Featured New Nonfiction

By: Brown, Daniel, 1951-
Daniel James Brown's robust book tells the story of the University of Washingtons 1936 eight-oar crew and their epic quest for an Olympic gold medal, a team that transformed the sport and grabbed the attention of millions of Americans.
By: Clinton, Hillary Rodham
Hillary Clinton's candid reflections about the key moments during her time as Secretary of State, as well as her thoughts about how to navigate the challenges of the 21st century.
By: Muldrow, Diane.
A whimsical "guide to life" for grown fans of classic Little Golden Books combines lighthearted advice with nostalgic illustrations from 60 favorites that convey such nuggets of wisdom as "Don't forget to enjoy your wedding!," "Be a hugger" and "Sweatpants are bad for morale."
By: Gladwell, Malcolm, 1963-
The best-selling author of Outliers uncovers the hidden rules that shape the balance between the weak and the mighty, the powerful and the dispossessed.
By: Levitt, Steven D., author.
In this follow-up to their international bestseller Freakonomics, the authors present an essential decision-making handbook that, analyzing the decisions we make, the plans we create and the morals we choose, shows how their insights can be applied to daily life to make smarter, harder and better decisions.
By: Mills, Marja.
One journalist's memoir of her personal friendship with Harper Lee and her sister, drawing on the extraordinary access they gave her to share the story of their lives. To Kill a Mockingbird by Harper Lee is one of the best loved novels of the twentieth century. But for the last fifty years, the novel's celebrated author, Harper Lee, has said almost nothing on the record. Journalists have trekked to her hometown of Monroeville, Alabama, where Harper Lee, known by her friends as Nelle, has lived with her sister, Alice, for decades, trying and failing to get an interview with the author. But in 2001, the Lee sisters opened their door for Chicago Tribune reporter Marja Mills. It was the beginning of a long conversation-and a friendship that has continued ever since. Mills was given a rare opportunity to know Nelle Harper Lee, to be part of the Lees' life in Alabama, and to hear them reflect on their upbringing, their corner of the Deep South, how To Kill a Mockingbird affected their lives, and why Nelle Harper Lee chose to never write another novel.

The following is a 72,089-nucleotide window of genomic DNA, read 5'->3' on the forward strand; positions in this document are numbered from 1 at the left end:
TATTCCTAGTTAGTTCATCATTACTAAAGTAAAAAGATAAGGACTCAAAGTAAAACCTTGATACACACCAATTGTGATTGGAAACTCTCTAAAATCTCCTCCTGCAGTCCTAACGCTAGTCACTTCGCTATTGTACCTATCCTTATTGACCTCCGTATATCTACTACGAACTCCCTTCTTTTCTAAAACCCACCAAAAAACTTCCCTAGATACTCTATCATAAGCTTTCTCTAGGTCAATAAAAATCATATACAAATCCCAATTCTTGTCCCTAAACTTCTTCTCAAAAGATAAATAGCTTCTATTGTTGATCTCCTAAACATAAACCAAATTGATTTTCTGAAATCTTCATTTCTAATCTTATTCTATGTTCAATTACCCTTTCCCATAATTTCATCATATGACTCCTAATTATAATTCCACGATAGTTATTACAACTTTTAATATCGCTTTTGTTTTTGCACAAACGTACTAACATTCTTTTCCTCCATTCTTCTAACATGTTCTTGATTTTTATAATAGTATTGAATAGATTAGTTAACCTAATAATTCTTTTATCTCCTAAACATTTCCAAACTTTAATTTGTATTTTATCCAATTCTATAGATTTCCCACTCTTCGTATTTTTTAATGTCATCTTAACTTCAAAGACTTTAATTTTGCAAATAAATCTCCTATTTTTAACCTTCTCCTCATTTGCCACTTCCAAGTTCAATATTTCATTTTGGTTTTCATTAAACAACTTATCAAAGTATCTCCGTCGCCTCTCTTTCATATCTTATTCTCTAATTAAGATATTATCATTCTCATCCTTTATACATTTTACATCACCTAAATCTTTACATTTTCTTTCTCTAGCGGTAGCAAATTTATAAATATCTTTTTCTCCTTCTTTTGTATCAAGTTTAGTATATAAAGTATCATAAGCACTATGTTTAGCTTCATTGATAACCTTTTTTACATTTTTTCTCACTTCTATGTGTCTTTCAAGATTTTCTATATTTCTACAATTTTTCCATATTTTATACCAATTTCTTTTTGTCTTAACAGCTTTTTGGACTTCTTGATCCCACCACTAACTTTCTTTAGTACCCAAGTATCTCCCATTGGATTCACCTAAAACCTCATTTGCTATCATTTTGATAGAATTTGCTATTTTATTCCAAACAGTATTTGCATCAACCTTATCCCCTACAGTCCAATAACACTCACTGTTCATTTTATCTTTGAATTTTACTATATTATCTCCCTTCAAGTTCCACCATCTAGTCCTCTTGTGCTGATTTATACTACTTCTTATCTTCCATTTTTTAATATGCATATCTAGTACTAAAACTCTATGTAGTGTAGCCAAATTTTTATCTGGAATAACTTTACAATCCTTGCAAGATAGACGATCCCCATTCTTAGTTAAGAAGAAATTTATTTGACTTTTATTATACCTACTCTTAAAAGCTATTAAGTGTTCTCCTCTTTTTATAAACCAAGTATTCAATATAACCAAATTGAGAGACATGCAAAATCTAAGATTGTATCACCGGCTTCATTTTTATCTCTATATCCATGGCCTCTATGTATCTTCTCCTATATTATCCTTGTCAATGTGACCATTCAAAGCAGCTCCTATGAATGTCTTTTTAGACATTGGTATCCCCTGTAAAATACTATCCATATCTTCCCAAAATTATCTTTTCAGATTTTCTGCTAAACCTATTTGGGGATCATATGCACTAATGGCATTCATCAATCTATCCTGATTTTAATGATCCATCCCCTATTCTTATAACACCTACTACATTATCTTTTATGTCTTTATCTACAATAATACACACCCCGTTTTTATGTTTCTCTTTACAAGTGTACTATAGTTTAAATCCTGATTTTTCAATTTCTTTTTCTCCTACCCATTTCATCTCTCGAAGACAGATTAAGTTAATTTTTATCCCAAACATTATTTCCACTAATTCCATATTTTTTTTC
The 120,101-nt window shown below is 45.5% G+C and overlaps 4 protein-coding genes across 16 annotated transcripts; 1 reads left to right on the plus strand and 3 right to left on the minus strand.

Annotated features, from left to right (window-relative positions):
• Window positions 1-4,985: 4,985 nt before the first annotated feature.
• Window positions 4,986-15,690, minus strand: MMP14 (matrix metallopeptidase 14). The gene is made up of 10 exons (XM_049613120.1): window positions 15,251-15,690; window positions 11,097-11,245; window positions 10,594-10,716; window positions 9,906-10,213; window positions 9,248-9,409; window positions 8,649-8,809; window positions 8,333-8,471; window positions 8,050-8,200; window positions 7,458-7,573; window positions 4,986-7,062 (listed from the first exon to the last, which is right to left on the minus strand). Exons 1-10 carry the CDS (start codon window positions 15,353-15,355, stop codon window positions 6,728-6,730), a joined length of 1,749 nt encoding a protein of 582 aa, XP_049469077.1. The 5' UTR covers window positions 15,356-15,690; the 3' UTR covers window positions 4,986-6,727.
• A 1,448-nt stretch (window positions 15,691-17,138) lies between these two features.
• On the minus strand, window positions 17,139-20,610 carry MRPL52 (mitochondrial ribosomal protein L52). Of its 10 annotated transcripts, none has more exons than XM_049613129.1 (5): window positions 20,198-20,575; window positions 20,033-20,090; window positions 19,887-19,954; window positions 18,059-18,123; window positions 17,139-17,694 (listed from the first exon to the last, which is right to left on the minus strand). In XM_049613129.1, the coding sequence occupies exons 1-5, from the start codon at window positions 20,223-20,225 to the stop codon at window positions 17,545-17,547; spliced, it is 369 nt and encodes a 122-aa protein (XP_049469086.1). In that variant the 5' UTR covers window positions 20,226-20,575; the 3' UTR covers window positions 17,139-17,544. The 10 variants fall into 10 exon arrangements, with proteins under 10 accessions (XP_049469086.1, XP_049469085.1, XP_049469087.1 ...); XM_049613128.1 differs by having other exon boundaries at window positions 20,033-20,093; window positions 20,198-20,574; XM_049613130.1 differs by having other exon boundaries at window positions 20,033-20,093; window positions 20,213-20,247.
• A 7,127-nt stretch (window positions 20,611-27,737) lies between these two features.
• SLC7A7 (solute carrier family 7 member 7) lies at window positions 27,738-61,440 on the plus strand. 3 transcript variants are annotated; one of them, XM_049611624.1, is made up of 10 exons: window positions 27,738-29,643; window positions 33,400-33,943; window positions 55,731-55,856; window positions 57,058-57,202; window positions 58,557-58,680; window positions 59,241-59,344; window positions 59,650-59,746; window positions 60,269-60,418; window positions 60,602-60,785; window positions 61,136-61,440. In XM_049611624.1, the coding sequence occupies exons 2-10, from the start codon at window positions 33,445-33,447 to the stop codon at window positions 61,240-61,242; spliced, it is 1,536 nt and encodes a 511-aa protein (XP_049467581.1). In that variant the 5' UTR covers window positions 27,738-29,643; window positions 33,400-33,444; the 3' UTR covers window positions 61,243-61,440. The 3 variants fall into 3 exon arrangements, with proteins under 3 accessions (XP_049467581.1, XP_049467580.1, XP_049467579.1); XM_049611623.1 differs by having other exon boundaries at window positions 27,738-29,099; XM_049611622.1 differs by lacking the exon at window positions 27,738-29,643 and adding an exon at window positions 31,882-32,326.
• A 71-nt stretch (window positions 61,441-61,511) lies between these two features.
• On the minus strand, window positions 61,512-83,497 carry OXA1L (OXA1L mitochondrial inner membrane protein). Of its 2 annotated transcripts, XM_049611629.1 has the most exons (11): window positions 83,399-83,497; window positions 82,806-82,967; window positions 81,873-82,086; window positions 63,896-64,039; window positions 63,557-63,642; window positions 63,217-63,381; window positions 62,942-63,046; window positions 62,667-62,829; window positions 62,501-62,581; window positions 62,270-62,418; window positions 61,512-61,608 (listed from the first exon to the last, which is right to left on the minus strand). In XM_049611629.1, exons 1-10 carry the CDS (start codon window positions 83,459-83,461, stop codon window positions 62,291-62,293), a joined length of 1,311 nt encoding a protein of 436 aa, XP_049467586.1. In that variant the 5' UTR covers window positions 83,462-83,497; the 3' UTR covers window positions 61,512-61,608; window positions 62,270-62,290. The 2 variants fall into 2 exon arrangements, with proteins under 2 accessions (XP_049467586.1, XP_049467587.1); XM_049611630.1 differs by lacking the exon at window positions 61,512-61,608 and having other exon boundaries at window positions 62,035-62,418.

By: Piketty, Thomas, 1971- author.
What are the grand dynamics that drive the accumulation and distribution of capital? Questions about the long-term evolution of inequality, the concentration of wealth, and the prospects for economic growth lie at the heart of political economy. But satisfactory answers have been hard to find for lack of adequate data and clear guiding theories. In this work the author analyzes a unique collection of data from twenty countries, ranging as far back as the eighteenth century, to uncover key economic and social patterns. His findings transform debate and set the agenda for the next generation of thought about wealth and inequality. This original work reorients our understanding of economic history and confronts us with sobering lessons for today.
By: Klein, Edward, 1936-
A behind-the-scenes look at the rivalry between the Obamas and the Clintons reveals the animosity, jealousy, and competition that divides America's two most powerful political couples.
By: Lewis, Michael (Michael M.)
A small group of Wall Street guys who figure out that the U.S. stock market has been rigged for the benefit of insiders the big Wall Street banks expose this institutionalized injustice and go to war to fix it.
By: Chast, Roz, author, illustrator.
In her first memoir, Roz Chast brings her signature wit to the topic of aging parents. Spanning the last several years of their lives and told through four-color cartoons, family photos, and documents, and a narrative as rife with laughs as it is with tears, Chast's memoir is both comfort and comic relief for anyone experiencing the life-altering loss of elderly parents.
By: Hillenbrand, Laura.
On a May afternoon in 1943, an Army Air Forces bomber crashed into the Pacific Ocean and disappeared, leaving only a spray of debris and a slick of oil, gasoline, and blood. Then, on the ocean surface, a face appeared--Lt. Louis Zamperini. Captured by the Japanese and driven to the limits of endurance, Zamperini would answer desperation with ingenuity; suffering with hope, resolve, and humor.